Recently I designed an assessment in the format of an internal communications vlog, which created an expected ratio of trepidation and intrigue.
With the help of Delaney, possibly the first business donkey vlogger?–what assumptions should we challenge in ourselves, in others?… what skills sets should we hone/fine-tune to continue to evolve alongside the machines?
Quantitative Research can be abstract-centric, blurring out the specifics, trading off deeper meanings and interpretations to quantify phenomena, with relevant variables being missed entirely.
The “reproducibility” crisis suggests a growing number of research studies published across disciplines are unreliable due to the declining quality and integrity of research and publication practices.
Using pictures to understand data goes back centuries, but today’s new easy access, web-based techniques allows for non-specialists to create visually compelling analytics.
Here I argue the 'VLOG' has the power/agency to disrupt written discourses in some areas of business and management academia.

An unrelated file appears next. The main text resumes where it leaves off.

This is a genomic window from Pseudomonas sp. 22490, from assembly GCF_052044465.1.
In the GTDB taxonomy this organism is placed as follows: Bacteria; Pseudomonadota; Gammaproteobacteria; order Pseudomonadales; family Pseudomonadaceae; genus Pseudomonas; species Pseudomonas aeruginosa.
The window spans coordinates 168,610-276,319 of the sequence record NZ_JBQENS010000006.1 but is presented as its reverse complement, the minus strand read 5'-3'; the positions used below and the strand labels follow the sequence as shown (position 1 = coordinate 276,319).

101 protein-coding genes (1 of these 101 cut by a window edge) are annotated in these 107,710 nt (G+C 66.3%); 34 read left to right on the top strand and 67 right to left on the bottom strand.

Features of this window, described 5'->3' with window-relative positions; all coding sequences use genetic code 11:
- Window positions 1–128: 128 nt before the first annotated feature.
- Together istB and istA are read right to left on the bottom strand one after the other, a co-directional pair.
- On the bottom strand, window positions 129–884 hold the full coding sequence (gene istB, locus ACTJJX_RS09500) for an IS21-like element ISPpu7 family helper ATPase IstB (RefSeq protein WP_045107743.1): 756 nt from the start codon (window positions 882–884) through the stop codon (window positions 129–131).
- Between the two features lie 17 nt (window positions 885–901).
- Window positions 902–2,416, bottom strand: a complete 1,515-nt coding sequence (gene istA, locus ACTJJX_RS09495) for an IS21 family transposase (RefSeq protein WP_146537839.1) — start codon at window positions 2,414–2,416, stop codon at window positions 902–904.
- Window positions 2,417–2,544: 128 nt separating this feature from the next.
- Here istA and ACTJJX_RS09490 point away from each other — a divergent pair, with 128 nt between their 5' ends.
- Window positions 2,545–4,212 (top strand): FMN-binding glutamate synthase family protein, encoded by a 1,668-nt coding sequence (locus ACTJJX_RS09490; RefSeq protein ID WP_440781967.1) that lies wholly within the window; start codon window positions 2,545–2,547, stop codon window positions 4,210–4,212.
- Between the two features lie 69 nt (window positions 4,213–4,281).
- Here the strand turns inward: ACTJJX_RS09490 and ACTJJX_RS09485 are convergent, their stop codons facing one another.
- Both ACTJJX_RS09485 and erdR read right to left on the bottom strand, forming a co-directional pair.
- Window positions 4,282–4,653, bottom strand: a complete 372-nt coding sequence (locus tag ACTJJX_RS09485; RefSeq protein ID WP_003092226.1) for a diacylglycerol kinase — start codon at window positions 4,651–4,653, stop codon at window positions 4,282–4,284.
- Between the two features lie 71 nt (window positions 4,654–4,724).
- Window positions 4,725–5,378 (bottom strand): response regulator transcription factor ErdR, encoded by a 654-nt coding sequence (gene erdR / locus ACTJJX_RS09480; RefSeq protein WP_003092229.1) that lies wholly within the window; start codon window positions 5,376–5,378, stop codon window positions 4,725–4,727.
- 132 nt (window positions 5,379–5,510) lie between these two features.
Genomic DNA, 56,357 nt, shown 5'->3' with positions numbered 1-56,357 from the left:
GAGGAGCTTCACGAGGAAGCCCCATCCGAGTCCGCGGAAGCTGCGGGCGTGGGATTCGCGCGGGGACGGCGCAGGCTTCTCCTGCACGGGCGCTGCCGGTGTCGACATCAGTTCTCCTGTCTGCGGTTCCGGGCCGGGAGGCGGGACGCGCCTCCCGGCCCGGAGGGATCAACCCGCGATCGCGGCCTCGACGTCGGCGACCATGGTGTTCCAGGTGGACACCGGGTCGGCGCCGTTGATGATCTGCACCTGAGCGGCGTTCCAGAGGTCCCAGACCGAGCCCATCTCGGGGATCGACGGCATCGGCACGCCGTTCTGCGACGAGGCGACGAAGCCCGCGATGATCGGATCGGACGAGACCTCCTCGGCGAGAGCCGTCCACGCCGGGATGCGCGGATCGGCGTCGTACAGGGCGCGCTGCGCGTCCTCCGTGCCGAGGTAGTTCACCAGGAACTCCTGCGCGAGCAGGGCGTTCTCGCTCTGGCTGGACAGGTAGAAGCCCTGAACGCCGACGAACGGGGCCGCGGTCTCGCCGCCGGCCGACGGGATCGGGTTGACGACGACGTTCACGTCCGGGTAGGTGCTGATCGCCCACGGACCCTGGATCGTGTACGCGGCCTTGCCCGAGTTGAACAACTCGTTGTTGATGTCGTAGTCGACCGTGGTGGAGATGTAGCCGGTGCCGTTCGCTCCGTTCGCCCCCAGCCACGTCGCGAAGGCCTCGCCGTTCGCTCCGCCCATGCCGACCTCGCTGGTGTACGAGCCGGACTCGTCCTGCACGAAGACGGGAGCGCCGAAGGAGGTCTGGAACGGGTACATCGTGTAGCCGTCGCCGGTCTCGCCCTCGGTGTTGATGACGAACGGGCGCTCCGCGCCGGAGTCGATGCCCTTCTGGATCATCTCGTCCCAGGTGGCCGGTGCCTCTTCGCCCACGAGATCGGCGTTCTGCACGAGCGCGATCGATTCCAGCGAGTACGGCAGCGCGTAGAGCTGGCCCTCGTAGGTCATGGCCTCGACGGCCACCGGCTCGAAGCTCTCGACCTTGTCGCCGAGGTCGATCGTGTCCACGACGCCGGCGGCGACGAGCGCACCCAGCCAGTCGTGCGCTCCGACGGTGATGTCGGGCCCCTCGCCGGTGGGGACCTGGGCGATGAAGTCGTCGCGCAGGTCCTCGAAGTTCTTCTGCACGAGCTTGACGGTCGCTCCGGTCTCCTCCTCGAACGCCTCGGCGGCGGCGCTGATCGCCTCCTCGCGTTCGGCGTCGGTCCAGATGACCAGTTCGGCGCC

The Boston Consulting Group predicts by 2025 as much as a quarter of jobs will be replaced by either smart software or robots. Oxford University research claims up to 35 percent of UK jobs are at risk of automation inside the next 20 years.
It's kind of obvious a DBA should be a journey of discovery: of knowledge, growth, and change. Yet a mindset change caught me off guard. I did not predict falling a little in love with statistics!
Historically, researchers simply asked if one were single or married. Over time this became confusing and/or offensive. Marital status presents as “less nebulous as questions about racial or sexual identity” but relationships remain deeply complicated.
Statistics have been manipulated since time immemorial. Today, in a business context alone, whether its research to advance management knowledge or address policy concerns, or bad statistics feeding Fake News or political campaigns, data is employed for high impact.